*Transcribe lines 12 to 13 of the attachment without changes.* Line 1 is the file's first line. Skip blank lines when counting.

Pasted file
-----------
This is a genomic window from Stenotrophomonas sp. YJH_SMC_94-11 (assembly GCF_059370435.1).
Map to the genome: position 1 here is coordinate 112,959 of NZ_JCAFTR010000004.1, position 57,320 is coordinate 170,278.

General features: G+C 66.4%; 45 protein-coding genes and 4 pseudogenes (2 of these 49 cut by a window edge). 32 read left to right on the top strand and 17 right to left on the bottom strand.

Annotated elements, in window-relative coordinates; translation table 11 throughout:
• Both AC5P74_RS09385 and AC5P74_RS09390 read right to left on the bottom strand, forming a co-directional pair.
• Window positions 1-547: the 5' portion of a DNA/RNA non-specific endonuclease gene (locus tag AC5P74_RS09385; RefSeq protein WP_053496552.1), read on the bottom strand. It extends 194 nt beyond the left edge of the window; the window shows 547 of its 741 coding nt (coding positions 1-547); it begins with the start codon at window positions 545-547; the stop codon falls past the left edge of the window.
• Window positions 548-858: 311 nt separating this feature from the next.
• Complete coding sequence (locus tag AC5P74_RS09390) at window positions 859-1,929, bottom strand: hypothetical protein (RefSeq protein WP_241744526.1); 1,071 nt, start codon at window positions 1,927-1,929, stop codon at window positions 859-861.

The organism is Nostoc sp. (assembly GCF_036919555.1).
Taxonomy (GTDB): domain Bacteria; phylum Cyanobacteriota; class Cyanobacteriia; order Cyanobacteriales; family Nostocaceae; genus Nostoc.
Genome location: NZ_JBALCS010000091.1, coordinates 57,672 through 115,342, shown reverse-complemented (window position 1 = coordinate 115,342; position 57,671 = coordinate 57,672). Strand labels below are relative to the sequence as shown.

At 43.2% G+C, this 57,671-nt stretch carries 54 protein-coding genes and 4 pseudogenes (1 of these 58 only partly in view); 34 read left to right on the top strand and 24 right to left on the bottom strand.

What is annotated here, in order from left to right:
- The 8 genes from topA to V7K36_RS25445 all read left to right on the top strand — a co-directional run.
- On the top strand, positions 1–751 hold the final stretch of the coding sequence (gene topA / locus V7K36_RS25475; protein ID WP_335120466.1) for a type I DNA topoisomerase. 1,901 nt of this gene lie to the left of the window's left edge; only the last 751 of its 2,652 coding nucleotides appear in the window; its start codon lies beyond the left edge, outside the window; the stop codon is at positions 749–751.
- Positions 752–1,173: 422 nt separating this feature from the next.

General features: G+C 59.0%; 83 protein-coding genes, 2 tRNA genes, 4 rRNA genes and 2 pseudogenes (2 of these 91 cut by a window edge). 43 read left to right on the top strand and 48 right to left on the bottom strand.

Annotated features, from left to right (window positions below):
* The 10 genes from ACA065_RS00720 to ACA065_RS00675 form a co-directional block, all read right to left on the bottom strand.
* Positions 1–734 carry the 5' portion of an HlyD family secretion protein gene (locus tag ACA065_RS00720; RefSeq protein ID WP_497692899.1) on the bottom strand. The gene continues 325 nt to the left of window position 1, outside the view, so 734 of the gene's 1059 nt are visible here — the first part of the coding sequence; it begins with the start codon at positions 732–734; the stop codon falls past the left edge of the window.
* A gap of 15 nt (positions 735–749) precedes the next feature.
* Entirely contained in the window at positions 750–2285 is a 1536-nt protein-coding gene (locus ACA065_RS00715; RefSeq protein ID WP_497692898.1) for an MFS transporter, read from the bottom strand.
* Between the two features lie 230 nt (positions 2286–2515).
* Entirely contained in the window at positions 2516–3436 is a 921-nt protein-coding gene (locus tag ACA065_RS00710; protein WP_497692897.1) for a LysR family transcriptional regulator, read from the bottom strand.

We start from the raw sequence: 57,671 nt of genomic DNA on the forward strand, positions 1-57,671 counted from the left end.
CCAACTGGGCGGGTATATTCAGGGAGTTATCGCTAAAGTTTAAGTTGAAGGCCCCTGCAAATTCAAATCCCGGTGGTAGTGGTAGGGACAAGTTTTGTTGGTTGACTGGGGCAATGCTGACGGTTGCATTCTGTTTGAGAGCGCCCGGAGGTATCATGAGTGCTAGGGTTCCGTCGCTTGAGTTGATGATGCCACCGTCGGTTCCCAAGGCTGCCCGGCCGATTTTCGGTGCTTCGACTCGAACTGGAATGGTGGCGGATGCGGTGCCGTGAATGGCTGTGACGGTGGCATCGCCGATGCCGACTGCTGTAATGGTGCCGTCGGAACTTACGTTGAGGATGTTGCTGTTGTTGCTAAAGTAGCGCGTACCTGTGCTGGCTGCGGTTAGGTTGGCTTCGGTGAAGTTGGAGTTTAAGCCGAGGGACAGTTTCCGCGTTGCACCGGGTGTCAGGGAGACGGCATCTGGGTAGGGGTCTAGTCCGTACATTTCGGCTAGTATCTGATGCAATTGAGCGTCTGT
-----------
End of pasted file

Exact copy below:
At 43.2% G+C, this 57,671-nt stretch carries 54 protein-coding genes and 4 pseudogenes (1 of these 58 only partly in view); 34 read left to right on the top strand and 24 right to left on the bottom strand.

What is annotated here, in order from left to right: